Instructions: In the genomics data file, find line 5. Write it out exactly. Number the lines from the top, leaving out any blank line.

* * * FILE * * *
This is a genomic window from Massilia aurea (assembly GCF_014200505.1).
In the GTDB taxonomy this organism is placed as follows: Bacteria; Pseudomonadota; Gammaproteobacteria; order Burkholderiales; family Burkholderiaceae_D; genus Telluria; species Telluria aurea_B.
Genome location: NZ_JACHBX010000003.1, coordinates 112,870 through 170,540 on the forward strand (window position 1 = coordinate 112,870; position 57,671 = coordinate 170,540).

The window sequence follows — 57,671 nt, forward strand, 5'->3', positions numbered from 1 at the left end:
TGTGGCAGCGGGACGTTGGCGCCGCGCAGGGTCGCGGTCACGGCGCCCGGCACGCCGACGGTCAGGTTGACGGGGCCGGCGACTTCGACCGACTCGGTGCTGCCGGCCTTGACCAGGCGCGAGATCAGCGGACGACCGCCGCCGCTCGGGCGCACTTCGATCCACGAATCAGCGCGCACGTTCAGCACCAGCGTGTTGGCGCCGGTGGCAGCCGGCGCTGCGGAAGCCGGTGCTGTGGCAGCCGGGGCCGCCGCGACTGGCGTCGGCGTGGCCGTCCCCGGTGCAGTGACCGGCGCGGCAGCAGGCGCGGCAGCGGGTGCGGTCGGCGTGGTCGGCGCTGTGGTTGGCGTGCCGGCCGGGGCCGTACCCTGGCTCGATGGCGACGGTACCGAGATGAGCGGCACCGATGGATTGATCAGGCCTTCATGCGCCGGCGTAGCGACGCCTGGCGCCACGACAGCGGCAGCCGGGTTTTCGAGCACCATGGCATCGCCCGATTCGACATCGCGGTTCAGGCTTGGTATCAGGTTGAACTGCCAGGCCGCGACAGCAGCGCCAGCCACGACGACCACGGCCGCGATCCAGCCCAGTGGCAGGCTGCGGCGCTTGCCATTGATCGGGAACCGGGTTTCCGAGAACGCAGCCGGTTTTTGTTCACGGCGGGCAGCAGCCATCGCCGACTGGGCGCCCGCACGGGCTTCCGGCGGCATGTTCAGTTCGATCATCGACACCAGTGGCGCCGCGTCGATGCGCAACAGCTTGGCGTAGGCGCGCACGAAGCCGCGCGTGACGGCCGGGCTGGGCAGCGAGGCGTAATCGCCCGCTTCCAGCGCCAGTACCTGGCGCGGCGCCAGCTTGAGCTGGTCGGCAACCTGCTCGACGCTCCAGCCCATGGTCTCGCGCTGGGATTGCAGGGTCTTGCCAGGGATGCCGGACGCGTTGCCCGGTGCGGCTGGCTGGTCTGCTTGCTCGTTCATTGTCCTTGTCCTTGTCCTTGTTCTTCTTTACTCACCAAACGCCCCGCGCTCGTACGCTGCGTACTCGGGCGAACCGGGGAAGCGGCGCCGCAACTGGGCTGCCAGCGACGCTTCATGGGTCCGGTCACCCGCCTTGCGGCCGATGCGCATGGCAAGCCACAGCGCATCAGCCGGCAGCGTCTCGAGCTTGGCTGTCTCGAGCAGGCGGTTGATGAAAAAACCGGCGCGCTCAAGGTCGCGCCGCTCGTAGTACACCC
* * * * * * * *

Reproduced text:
TGTGGCAGCGGGACGTTGGCGCCGCGCAGGGTCGCGGTCACGGCGCCCGGCACGCCGACGGTCAGGTTGACGGGGCCGGCGACTTCGACCGACTCGGTGCTGCCGGCCTTGACCAGGCGCGAGATCAGCGGACGACCGCCGCCGCTCGGGCGCACTTCGATCCACGAATCAGCGCGCACGTTCAGCACCAGCGTGTTGGCGCCGGTGGCAGCCGGCGCTGCGGAAGCCGGTGCTGTGGCAGCCGGGGCCGCCGCGACTGGCGTCGGCGTGGCCGTCCCCGGTGCAGTGACCGGCGCGGCAGCAGGCGCGGCAGCGGGTGCGGTCGGCGTGGTCGGCGCTGTGGTTGGCGTGCCGGCCGGGGCCGTACCCTGGCTCGATGGCGACGGTACCGAGATGAGCGGCACCGATGGATTGATCAGGCCTTCATGCGCCGGCGTAGCGACGCCTGGCGCCACGACAGCGGCAGCCGGGTTTTCGAGCACCATGGCATCGCCCGATTCGACATCGCGGTTCAGGCTTGGTATCAGGTTGAACTGCCAGGCCGCGACAGCAGCGCCAGCCACGACGACCACGGCCGCGATCCAGCCCAGTGGCAGGCTGCGGCGCTTGCCATTGATCGGGAACCGGGTTTCCGAGAACGCAGCCGGTTTTTGTTCACGGCGGGCAGCAGCCATCGCCGACTGGGCGCCCGCACGGGCTTCCGGCGGCATGTTCAGTTCGATCATCGACACCAGTGGCGCCGCGTCGATGCGCAACAGCTTGGCGTAGGCGCGCACGAAGCCGCGCGTGACGGCCGGGCTGGGCAGCGAGGCGTAATCGCCCGCTTCCAGCGCCAGTACCTGGCGCGGCGCCAGCTTGAGCTGGTCGGCAACCTGCTCGACGCTCCAGCCCATGGTCTCGCGCTGGGATTGCAGGGTCTTGCCAGGGATGCCGGACGCGTTGCCCGGTGCGGCTGGCTGGTCTGCTTGCTCGTTCATTGTCCTTGTCCTTGTCCTTGTTCTTCTTTACTCACCAAACGCCCCGCGCTCGTACGCTGCGTACTCGGGCGAACCGGGGAAGCGGCGCCGCAACTGGGCTGCCAGCGACGCTTCATGGGTCCGGTCACCCGCCTTGCGGCCGATGCGCATGGCAAGCCACAGCGCATCAGCCGGCAGCGTCTCGAGCTTGGCTGTCTCGAGCAGGCGGTTGATGAAAAAACCGGCGCGCTCAAGGTCGCGCCGCTCGTAGTACACCC